(Victorian to Early 20th Century - 1896 AD to 1928 AD)
(Early 20th Century to First World War - 1901 AD? to 1914 AD?)
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In 1896 the Staveley Coal and Iron Company decided to enlarge its 'take' in Barlborough and sank a new shaft. The official name was given as Barlborough No. 2, although it was normally referred to as 'Oxcroft No. 4' or by the local names of 'Peggers Pit' and 'Pebley Pit'. The shaft was initially sunk to the best steam-raising coal, the Top Hard seam, and the quality household coal, the High Hazel. No coal ever surfaced from the pit, however. It was principally used for transport of men and materials; coal continued to be taken via horse-drawn tubs via an underground drift to the No. 1 shaft (also known as Oxcroft No. 3) to be raised. No. 2 shaft also served as an upcast shaft for the mine ventilation through which fresh air was drawn into the workings, and it continued to serve this function until the closure of No. 1 pit in 1949. Buildings associated with the shaft in 1897 (as shown on the 2nd ed. 25" OS map of that date) included a power house with dynamos and ventilators, colliery offices, and a winding house and adjacent boiler house with chimney. There were two water tanks on the western edge of the site, and a powder house to the south-west. By 1914 the boiler house had been extended to the west by more than twice its original width, and a blacksmith's/fitter's shop and a carpenter's shop, possibly including a sawmill, had been built to the north. Further north, adjacent to the road, were a store, a small building that may have been a lodge or time office, and a block of cottages for important members of the colliery staff. A further block of stores and facilities was built on the eastern site edge. In 1925 the No 2 shaft was extended to a total depth of 1237 feet. At the same time the colliery was converted to electric power and, as a result, the boiler house with the coal store and the machines and fittings pertaining to the steam engines, was demolished. The carpenter's shop was also demolished during this period. The last seam worked via this shaft was the High Hazel which was abandoned in 1928 although, as noted above, Barlborough No. 2 continued as an upcast shaft for Barlborough No. 1 pit until its closure in April 1949. After 1928 a process of reduction of above-ground structures began with the result that now only the blacksmith's/fitter's shop and the cottages survive. However, none of the previous buildings were completely destroyed; they were either levelled or allowed to collapse so that their foundations and stretches of their wall bases remained in situ. In 2007, a watching brief was carried out on groundworks associated with the extension and conversion of the blacksmith's shop to a residential dwelling and the creation of a sunken garden. A record was made of the fabric of the blacksmith's shop, both interior and exterior, and the foundations of a number of features were recorded, including the carpenter's shop, the boiler house (which was found to have three distinct phases to its construction), the original square chimney, the water tanks, various conduits and a circular brick foundation of unknown function. (1)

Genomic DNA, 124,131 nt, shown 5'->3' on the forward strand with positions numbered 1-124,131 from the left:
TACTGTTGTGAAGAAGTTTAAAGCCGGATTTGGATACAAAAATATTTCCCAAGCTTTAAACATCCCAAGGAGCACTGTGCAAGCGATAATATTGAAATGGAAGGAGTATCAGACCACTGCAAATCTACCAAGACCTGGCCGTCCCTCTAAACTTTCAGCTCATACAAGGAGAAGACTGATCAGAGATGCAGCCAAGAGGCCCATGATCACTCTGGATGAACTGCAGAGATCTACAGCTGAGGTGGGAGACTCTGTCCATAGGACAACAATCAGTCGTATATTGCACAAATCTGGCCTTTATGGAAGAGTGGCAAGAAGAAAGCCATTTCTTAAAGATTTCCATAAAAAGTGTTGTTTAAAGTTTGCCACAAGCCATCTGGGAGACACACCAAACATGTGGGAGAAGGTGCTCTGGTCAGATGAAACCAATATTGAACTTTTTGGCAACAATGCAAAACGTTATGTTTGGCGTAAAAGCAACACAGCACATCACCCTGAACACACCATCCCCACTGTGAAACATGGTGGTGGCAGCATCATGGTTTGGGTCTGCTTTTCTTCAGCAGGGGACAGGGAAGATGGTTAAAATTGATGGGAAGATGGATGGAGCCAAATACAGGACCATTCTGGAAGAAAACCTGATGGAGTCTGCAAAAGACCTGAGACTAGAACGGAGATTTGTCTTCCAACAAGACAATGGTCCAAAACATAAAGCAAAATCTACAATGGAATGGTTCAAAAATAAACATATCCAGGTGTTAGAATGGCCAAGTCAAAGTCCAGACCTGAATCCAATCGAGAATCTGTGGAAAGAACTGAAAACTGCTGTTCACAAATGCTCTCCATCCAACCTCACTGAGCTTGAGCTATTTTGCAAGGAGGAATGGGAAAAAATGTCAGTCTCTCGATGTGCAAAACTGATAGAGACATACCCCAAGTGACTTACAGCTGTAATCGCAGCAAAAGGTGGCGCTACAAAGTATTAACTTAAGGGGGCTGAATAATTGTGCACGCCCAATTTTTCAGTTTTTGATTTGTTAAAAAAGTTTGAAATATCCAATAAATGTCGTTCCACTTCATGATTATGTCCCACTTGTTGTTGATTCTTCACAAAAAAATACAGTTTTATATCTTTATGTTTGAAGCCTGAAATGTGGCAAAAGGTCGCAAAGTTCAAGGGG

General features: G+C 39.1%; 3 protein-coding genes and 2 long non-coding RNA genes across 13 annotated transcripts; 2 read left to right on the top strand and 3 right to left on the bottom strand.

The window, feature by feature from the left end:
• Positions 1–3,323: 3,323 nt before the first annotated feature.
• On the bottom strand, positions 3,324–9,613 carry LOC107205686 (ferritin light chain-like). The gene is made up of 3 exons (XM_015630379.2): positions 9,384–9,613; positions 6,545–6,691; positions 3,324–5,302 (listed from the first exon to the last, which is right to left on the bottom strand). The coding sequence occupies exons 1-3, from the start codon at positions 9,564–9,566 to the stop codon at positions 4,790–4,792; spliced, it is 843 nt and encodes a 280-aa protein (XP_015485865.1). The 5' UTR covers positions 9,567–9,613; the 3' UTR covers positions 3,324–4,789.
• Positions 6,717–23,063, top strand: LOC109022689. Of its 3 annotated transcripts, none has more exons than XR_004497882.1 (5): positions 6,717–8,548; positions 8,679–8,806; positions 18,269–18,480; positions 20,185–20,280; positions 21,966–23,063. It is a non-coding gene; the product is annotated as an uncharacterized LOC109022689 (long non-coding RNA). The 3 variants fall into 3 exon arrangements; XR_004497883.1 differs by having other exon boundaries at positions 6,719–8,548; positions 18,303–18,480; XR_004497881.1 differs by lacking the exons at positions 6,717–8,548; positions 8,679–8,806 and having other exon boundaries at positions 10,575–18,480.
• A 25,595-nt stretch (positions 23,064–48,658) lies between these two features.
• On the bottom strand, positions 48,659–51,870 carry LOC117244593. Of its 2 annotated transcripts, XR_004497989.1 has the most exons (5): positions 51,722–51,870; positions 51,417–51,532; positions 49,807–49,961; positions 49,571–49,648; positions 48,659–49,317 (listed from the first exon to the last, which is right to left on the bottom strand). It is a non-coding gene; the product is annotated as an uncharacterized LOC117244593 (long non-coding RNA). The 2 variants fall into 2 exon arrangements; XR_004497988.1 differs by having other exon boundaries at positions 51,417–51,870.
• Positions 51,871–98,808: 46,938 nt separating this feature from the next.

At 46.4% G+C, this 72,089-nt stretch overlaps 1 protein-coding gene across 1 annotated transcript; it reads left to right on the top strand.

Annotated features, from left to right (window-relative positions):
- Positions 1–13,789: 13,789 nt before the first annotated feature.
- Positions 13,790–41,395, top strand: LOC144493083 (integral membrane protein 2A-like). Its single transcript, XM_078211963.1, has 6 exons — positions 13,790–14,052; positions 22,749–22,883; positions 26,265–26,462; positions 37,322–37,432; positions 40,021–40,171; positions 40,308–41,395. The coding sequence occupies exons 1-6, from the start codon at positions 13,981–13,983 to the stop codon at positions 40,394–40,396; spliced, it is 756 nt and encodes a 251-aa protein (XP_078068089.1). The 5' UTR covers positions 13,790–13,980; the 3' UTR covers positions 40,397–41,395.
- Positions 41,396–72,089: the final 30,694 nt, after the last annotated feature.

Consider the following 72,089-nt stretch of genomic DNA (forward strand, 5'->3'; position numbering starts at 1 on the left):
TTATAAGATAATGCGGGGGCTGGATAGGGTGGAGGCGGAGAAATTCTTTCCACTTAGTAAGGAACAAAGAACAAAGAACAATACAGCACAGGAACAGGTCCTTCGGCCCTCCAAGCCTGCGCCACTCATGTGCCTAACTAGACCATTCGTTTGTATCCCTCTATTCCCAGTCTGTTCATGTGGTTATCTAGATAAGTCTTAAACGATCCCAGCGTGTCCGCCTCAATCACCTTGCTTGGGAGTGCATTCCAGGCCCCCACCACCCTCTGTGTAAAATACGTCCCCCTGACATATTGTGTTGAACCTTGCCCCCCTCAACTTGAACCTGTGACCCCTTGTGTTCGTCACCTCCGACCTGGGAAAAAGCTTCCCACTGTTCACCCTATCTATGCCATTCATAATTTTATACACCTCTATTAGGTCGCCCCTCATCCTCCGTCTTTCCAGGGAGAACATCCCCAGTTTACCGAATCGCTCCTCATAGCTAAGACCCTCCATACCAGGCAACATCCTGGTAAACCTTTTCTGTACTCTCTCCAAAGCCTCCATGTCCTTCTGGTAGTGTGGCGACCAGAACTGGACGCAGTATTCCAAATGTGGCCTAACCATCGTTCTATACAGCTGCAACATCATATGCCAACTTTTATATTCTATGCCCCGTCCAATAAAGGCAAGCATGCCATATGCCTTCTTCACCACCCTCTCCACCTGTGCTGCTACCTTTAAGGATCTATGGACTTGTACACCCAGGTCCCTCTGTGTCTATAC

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Centred SK 4902 7766 (124m by 185m)
BARLBOROUGH, BOLSOVER, DERBYSHIRE
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Record last edited
Jun 12 2017 4:32PM
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